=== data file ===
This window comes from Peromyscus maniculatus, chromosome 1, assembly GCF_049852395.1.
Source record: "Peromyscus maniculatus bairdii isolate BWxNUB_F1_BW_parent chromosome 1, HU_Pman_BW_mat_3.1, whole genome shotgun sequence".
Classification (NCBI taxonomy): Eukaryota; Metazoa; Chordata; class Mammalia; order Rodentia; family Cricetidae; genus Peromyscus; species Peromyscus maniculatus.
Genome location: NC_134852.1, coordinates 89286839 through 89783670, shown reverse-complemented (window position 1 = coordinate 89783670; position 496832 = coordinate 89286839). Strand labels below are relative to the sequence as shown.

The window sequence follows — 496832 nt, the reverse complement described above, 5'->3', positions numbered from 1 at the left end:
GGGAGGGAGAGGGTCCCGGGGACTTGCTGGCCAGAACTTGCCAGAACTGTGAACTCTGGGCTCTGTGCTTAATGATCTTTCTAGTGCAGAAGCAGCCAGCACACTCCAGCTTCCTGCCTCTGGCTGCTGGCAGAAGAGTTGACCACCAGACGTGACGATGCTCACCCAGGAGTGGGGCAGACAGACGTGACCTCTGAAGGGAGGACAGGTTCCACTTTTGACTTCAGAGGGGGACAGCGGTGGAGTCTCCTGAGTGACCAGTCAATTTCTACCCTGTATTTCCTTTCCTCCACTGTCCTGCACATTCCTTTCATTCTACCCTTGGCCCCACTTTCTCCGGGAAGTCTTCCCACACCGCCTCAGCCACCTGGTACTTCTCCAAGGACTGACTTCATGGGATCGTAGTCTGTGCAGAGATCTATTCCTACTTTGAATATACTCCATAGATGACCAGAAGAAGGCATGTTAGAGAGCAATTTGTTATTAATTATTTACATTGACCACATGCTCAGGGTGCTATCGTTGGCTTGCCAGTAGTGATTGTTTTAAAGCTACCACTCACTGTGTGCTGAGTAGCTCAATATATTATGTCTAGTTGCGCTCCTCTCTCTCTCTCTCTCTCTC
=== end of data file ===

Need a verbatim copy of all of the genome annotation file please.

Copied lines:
This window comes from Peromyscus maniculatus, chromosome 1, assembly GCF_049852395.1.
Source record: "Peromyscus maniculatus bairdii isolate BWxNUB_F1_BW_parent chromosome 1, HU_Pman_BW_mat_3.1, whole genome shotgun sequence".
Classification (NCBI taxonomy): Eukaryota; Metazoa; Chordata; class Mammalia; order Rodentia; family Cricetidae; genus Peromyscus; species Peromyscus maniculatus.
Genome location: NC_134852.1, coordinates 89286839 through 89783670, shown reverse-complemented (window position 1 = coordinate 89783670; position 496832 = coordinate 89286839). Strand labels below are relative to the sequence as shown.

The window sequence follows — 496832 nt, the reverse complement described above, 5'->3', positions numbered from 1 at the left end:
GGGAGGGAGAGGGTCCCGGGGACTTGCTGGCCAGAACTTGCCAGAACTGTGAACTCTGGGCTCTGTGCTTAATGATCTTTCTAGTGCAGAAGCAGCCAGCACACTCCAGCTTCCTGCCTCTGGCTGCTGGCAGAAGAGTTGACCACCAGACGTGACGATGCTCACCCAGGAGTGGGGCAGACAGACGTGACCTCTGAAGGGAGGACAGGTTCCACTTTTGACTTCAGAGGGGGACAGCGGTGGAGTCTCCTGAGTGACCAGTCAATTTCTACCCTGTATTTCCTTTCCTCCACTGTCCTGCACATTCCTTTCATTCTACCCTTGGCCCCACTTTCTCCGGGAAGTCTTCCCACACCGCCTCAGCCACCTGGTACTTCTCCAAGGACTGACTTCATGGGATCGTAGTCTGTGCAGAGATCTATTCCTACTTTGAATATACTCCATAGATGACCAGAAGAAGGCATGTTAGAGAGCAATTTGTTATTAATTATTTACATTGACCACATGCTCAGGGTGCTATCGTTGGCTTGCCAGTAGTGATTGTTTTAAAGCTACCACTCACTGTGTGCTGAGTAGCTCAATATATTATGTCTAGTTGCGCTCCTCTCTCTCTCTCTCTCTCTC